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don't pay for it and it's like anything else to get for free, there's not as much incentive for you to free up the spectrum and maybe make it available to others. so there are different forms of incentives but economic incentives of course is what drives a lot of our free enterprise system, our capitalist system. having people pay for the spectrum they consume, gets more and more valuable. it seems like something we should be looking at and i myself am generally favorable to having government agencies that as i indicated are more sensitive to using it is sensual -- efficiently. if you are paying something you will be more efficient. if i gave gasoline away i wouldn't care where he drove and i wouldn't care what size car i drove but if i'm paying for their dazzling than i am more careful choosing where to go and
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what vehicle i might buy. it's the same sort of notion, making people sensitive to the value of their resources they are consuming. >> host: deal with talked about figure out a way so federal government agencies can you spectrum more efficiently. one of the things they have looked at is an office of management and budget circular to try to incentivize those agencies do you spectrum more efficiently by basically when they have planned plan new systems looking at what the cost of the system would be. can you give us a sense of what that's about and why that might be affected? >> guest: yes. as you suggest, the omb of course does have the power to look at systems and recommend or not recommend their approval based upon the budgetary impact. traditionally that vegetarian pact though has just been the cost of the building and operating the equipment and has not taken into account is blessedly the value of the
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spectrum that may be used in providing, meeting the mission of that equipment. basically design engineer sitting down and doing a design. is focused on making it perform to meet certain specifications and they not be as conscious as they should be of the value of this resource, the value of the spectrum that is perhaps they should be so the idea is for them to do some calculations to show what the value of the spectrum they are going to use and then to make some trade-offs. in other words is it really worth this extra little bit of performance if it's going to cost an awful lot in terms of the amount of spectrum consumed, spectrum that could be used in some other high-value application as well. >> host: professor hatfield is that feasible? is that something that could happen for the agencies that are charged essentially for their
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spectrum use? >> guest: yes, i believe so. the united kingdom has had some experience on that. there are some issues of course but i believe either explicitly taking into account the value of the spectrum, in other words by charging a fee, or by having a process that the design people have to go through that takes implicit account of the value of the spectrum i believe both of those are indeed feasible. >> host: so, how much of the spectrum does the federal government currently control for its own use? guest so well, that number is hard to get and i'm not sure sitting here i can give you the right number but let me tell you the difficulties. a lot of the spectrum is already shared. there is a little bit of difficulty counting there and then the government tends to use an awful lot of spectrum that is very high in frequency for things like radar and satellite communications and stuff like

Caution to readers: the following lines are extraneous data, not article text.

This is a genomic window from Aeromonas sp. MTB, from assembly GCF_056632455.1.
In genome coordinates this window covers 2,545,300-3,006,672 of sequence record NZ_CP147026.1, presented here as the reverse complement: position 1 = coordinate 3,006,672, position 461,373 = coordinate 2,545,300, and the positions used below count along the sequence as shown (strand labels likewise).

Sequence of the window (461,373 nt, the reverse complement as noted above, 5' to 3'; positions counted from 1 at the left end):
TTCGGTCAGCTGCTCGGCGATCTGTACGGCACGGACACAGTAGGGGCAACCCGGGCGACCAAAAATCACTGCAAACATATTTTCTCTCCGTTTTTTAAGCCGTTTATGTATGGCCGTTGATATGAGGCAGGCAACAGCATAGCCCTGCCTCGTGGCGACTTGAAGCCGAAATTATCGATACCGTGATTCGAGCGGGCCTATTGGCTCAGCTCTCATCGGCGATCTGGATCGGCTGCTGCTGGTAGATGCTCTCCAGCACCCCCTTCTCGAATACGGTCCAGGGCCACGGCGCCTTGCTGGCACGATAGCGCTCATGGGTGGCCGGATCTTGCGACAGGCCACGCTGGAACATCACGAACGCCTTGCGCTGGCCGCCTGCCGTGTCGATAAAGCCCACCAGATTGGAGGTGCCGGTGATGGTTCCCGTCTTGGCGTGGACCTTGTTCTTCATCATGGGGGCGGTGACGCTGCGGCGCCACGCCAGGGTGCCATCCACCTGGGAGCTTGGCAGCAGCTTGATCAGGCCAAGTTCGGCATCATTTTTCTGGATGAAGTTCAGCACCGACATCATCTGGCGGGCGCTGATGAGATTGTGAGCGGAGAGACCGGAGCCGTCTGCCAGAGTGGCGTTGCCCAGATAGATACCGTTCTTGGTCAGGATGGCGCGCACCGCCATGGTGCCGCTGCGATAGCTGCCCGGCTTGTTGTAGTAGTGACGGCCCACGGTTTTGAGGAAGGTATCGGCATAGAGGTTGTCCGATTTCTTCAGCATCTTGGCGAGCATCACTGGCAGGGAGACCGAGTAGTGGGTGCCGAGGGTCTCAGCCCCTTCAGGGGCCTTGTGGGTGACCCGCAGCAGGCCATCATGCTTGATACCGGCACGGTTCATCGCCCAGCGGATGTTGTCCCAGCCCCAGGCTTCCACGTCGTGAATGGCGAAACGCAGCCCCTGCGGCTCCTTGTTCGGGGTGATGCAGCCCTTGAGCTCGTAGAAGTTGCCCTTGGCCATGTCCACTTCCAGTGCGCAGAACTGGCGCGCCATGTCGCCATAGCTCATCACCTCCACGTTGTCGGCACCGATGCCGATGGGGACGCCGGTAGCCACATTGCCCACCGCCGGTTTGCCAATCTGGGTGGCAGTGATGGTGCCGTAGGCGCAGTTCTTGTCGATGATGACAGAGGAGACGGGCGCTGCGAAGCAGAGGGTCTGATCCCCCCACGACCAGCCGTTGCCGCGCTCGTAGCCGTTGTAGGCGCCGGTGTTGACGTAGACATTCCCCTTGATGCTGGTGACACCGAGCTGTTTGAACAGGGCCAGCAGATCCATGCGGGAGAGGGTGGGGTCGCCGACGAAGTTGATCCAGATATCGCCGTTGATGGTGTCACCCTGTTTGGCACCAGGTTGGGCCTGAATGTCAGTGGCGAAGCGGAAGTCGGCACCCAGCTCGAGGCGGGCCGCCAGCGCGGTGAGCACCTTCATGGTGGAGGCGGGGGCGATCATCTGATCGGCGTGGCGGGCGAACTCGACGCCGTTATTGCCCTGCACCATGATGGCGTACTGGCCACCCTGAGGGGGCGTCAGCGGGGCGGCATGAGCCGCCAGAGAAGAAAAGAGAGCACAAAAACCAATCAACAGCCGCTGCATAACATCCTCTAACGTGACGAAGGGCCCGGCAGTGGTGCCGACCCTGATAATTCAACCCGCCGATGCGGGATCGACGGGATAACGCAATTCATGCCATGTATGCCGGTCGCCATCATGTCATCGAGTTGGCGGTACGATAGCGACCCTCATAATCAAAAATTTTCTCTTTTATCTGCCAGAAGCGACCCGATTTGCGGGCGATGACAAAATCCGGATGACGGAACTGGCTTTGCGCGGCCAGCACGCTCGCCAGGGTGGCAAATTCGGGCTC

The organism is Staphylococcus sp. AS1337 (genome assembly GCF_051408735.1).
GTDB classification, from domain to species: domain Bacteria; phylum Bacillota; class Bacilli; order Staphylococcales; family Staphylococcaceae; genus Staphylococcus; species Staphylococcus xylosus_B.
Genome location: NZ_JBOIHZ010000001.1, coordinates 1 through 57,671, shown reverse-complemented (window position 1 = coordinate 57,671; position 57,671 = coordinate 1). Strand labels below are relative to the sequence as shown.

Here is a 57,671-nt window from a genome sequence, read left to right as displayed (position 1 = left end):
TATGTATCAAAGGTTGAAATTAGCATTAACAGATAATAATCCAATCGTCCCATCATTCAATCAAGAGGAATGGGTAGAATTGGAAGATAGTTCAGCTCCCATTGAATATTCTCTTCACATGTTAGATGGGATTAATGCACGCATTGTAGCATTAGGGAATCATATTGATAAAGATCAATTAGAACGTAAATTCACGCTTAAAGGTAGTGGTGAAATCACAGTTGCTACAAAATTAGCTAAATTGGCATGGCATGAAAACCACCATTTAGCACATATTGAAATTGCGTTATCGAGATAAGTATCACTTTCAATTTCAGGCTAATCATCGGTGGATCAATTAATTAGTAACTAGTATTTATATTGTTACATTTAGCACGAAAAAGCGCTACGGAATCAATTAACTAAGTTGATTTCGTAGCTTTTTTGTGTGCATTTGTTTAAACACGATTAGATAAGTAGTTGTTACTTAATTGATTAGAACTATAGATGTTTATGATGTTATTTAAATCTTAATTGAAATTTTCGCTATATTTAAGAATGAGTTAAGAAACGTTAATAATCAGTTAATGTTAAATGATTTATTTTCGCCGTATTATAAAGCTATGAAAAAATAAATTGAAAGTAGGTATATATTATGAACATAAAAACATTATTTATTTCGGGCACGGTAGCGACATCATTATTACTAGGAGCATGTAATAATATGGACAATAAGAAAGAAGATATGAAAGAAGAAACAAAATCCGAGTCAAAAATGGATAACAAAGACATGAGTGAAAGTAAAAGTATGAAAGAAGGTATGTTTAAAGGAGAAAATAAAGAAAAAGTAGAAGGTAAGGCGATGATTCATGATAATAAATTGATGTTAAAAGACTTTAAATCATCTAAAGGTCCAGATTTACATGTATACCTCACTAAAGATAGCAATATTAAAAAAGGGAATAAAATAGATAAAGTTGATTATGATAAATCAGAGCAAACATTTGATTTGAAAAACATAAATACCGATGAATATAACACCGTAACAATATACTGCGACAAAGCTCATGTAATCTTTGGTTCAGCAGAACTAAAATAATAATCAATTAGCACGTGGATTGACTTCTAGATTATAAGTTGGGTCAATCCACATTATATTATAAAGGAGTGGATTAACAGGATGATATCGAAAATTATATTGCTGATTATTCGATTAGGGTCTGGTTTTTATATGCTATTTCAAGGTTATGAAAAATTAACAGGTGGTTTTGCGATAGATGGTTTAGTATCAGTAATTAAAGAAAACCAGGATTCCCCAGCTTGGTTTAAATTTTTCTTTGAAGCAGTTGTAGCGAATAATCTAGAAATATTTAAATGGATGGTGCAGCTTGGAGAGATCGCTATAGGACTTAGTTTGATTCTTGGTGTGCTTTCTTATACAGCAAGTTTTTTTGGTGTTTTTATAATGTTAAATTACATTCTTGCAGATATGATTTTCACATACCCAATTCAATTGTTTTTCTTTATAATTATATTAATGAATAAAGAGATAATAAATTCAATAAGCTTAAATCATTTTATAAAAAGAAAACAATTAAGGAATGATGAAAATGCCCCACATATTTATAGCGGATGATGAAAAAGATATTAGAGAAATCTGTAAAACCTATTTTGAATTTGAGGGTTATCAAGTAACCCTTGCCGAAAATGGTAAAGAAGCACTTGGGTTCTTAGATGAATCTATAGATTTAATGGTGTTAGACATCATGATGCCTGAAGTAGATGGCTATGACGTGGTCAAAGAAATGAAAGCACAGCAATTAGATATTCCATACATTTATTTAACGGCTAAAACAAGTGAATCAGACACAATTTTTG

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that. the spectrum that is most useful or potentially the most useful for a lot of commercial purposes is lower in frequency so i can't quote you sitting here the exact or centage but the significant amount if you include the higher, include the higher frequencies as well. >> host: let's talk about other spectrum that has gotten a lot of attention, spectrum used by tv broadcasters. the fcc wants to voluntarily reallocate 120 megahertz of spectrum. that would be part of the 500 megahertz they want to free up for wireless broadband. from a technical standpoint how difficult will that the? there are a lot of questions still to be answered. how do you repack channels to free up spectrum and have a large enough block that wireless carriers want a need. give us a sense of how you see that working out. >> guest: well the problem is bad, part of the problem is as i indicated earlier, spectrum is
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not used uniformly. spectrum tends to be of course used the most valuable in urban areas so in the case of television is in the northeast corridor where people are packed closely together and television stations have to be packed together. freeing enough spectrum in those areas, those critical areas where reallocation, that is where it's really really tough. the technical analysis are analyses are very challenging and my own sense, and i have not done the detailed engineering studies myself but i don't sense that it's going to be a challenge to come up with significant amounts of spectrum in the urban areas where it's needed the most for the cellular phone type applications, where it can be very useful i think is in rural, more rural areas of the country where we can free up